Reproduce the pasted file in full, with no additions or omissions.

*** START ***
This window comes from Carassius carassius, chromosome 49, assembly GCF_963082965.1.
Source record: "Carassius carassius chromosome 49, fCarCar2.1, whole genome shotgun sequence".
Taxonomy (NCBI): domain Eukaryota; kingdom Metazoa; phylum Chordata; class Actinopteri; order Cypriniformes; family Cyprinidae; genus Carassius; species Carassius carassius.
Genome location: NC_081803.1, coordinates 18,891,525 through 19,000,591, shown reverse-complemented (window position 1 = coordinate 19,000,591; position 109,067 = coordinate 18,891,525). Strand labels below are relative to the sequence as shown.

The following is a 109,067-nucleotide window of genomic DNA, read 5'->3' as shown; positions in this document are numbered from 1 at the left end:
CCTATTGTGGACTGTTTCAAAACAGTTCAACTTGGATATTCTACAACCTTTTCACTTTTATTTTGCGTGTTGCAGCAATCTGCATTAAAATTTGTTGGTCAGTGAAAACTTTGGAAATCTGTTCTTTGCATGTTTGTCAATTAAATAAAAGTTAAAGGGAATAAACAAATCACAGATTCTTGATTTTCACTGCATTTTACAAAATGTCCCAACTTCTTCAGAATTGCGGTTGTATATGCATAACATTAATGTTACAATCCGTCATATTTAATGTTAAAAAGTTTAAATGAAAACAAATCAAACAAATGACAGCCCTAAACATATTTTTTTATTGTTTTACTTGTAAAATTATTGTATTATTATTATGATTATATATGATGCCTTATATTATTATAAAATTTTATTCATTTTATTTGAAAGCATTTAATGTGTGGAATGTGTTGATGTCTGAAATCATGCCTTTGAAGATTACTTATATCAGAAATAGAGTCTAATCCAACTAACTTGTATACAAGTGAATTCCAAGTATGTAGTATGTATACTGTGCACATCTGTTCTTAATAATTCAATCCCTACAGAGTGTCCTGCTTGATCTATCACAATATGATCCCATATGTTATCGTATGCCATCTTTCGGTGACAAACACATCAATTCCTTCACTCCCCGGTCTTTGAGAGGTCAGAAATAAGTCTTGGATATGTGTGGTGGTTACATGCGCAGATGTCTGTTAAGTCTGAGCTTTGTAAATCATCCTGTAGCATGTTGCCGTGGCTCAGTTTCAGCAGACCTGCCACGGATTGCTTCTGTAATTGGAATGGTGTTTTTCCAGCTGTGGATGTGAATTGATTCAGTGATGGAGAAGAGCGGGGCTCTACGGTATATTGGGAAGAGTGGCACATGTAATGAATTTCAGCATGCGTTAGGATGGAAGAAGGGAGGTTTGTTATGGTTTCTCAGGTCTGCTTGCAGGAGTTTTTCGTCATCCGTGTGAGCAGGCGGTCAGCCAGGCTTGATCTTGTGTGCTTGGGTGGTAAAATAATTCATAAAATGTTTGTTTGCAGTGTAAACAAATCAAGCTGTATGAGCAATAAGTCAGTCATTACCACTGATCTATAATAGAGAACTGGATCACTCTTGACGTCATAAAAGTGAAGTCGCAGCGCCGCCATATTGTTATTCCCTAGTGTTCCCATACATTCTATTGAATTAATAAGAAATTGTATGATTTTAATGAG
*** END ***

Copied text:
This window comes from Carassius carassius, chromosome 49, assembly GCF_963082965.1.
Source record: "Carassius carassius chromosome 49, fCarCar2.1, whole genome shotgun sequence".
Taxonomy (NCBI): domain Eukaryota; kingdom Metazoa; phylum Chordata; class Actinopteri; order Cypriniformes; family Cyprinidae; genus Carassius; species Carassius carassius.
Genome location: NC_081803.1, coordinates 18,891,525 through 19,000,591, shown reverse-complemented (window position 1 = coordinate 19,000,591; position 109,067 = coordinate 18,891,525). Strand labels below are relative to the sequence as shown.

The following is a 109,067-nucleotide window of genomic DNA, read 5'->3' as shown; positions in this document are numbered from 1 at the left end:
CCTATTGTGGACTGTTTCAAAACAGTTCAACTTGGATATTCTACAACCTTTTCACTTTTATTTTGCGTGTTGCAGCAATCTGCATTAAAATTTGTTGGTCAGTGAAAACTTTGGAAATCTGTTCTTTGCATGTTTGTCAATTAAATAAAAGTTAAAGGGAATAAACAAATCACAGATTCTTGATTTTCACTGCATTTTACAAAATGTCCCAACTTCTTCAGAATTGCGGTTGTATATGCATAACATTAATGTTACAATCCGTCATATTTAATGTTAAAAAGTTTAAATGAAAACAAATCAAACAAATGACAGCCCTAAACATATTTTTTTATTGTTTTACTTGTAAAATTATTGTATTATTATTATGATTATATATGATGCCTTATATTATTATAAAATTTTATTCATTTTATTTGAAAGCATTTAATGTGTGGAATGTGTTGATGTCTGAAATCATGCCTTTGAAGATTACTTATATCAGAAATAGAGTCTAATCCAACTAACTTGTATACAAGTGAATTCCAAGTATGTAGTATGTATACTGTGCACATCTGTTCTTAATAATTCAATCCCTACAGAGTGTCCTGCTTGATCTATCACAATATGATCCCATATGTTATCGTATGCCATCTTTCGGTGACAAACACATCAATTCCTTCACTCCCCGGTCTTTGAGAGGTCAGAAATAAGTCTTGGATATGTGTGGTGGTTACATGCGCAGATGTCTGTTAAGTCTGAGCTTTGTAAATCATCCTGTAGCATGTTGCCGTGGCTCAGTTTCAGCAGACCTGCCACGGATTGCTTCTGTAATTGGAATGGTGTTTTTCCAGCTGTGGATGTGAATTGATTCAGTGATGGAGAAGAGCGGGGCTCTACGGTATATTGGGAAGAGTGGCACATGTAATGAATTTCAGCATGCGTTAGGATGGAAGAAGGGAGGTTTGTTATGGTTTCTCAGGTCTGCTTGCAGGAGTTTTTCGTCATCCGTGTGAGCAGGCGGTCAGCCAGGCTTGATCTTGTGTGCTTGGGTGGTAAAATAATTCATAAAATGTTTGTTTGCAGTGTAAACAAATCAAGCTGTATGAGCAATAAGTCAGTCATTACCACTGATCTATAATAGAGAACTGGATCACTCTTGACGTCATAAAAGTGAAGTCGCAGCGCCGCCATATTGTTATTCCCTAGTGTTCCCATACATTCTATTGAATTAATAAGAAATTGTATGATTTTAATGAG